A article I found on yahoo.ca today
I have to agree, why do guys look at porn when they are taken? Are us girls not good enough for them?! WTF!
I often get letters from men whose female partners take issue with their use of pornography or from women who don't like the fact that their guy consumes porn while in a relationship. Usually, their objection is something along the lines of: 'Why does he need that if he has me? Am I not enough?' Or they feel their partner must have an unhealthy attitude towards women if they buy into this stuff because it's unrealistic and degrading to women.
I agree that most of it is unrealistic. But one could argue that that is part of its charm. It's all about fantasy. As for being degrading to women, well, that's up for argument. Like any industry, there are undoubtedly bad labour practices. And, in an industry so morally reviled by our culture, forcing it to remain mostly under the radar, chances are, injustices are a little higher. But, I've met many women who are perfectly happy working in the biz.
Still, I can understand why so many women still struggle with why a guy in a perfectly happy, sexually satisfying relationship would still consume porn. Women have a lot more hurdles to get over when it comes to accepting pornography into their lives. Many adult women have grown up thinking porn is degrading to women and just an indulgence of unrealistic male fantasies that have nothing to do with us. I mean jeez, women rarely even genuinely reach orgasm in porn. It's hard to get excited about something that doesn't even address your needs. And of course, it's hard not to feel the odd twinge of jealousy when he's getting off on some blonde, legs up to here, big-breasted woman on screen. I mean, guys might be annoyed too if the tables were turned and women all over the world were watching videos of hunky men catering to our pleasure.
But personally, unless it's interfering with your relationships or your life (see my blog on sex addiction), I think viewing porn is mostly harmless. Most guys (and some of us gals) enjoy it as harmless, effective, visual stimulation, not because we aren't attracted to our partners.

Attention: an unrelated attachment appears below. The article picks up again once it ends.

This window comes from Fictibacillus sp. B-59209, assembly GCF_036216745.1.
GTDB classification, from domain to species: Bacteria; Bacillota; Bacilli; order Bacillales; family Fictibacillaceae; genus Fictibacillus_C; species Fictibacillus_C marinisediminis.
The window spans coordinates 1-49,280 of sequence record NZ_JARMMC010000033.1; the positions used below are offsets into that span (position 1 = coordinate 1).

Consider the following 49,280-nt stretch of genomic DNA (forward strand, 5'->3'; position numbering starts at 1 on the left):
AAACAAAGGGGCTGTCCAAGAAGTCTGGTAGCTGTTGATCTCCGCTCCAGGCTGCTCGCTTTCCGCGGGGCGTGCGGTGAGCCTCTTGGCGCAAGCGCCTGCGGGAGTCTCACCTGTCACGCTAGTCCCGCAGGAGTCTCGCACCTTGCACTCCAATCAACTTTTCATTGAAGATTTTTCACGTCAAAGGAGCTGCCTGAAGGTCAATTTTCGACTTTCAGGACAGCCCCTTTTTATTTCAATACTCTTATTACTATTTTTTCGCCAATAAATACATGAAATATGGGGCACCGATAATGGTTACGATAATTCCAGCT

If you're someone who struggles with your partner's casual use of pornography, there are a couple of good books out there that might help you work out some of the conflicting feelings you have about porn. Lisa Palac chronicles her evolution from Midwestern Catholic schoolgirl to anti-porn crusader to sex positive feminist and cutting-edge pornographer in her book, 'The Edge of My Bed: How Dirty Pictures Changed My Life'. Also Good Vibrations, a sex-positive, female-friendly sex shop in San Francisco publishes the 'Good Vibrations Guide to Adult Videos and The Ultimate Guide to Adult Videos'[Down There Press. goodvibes.com] and 'The Smart Girl's Guide to Porn' by Violet Blue (cleispress.com).
These books get into the history of porn and talk about the emotional and physical reactions one might have to porn. They also list videos that depict more realistic looking women and genuine female pleasure. And if you don't want to look at other people having sex, you might be more comfortable looking at yourselves in some homemade porn. British adult filmmaker Anna Span tells you how in another book from Good Vibrations entitled 'Erotic Home Videos: Create Your Own Adult Films'.
Do you have a problem with pornography or with your partner consuming it within your relationship?
On another note, I also read
COKE KILLZ SPERM!
PEPSI IS BETTER =P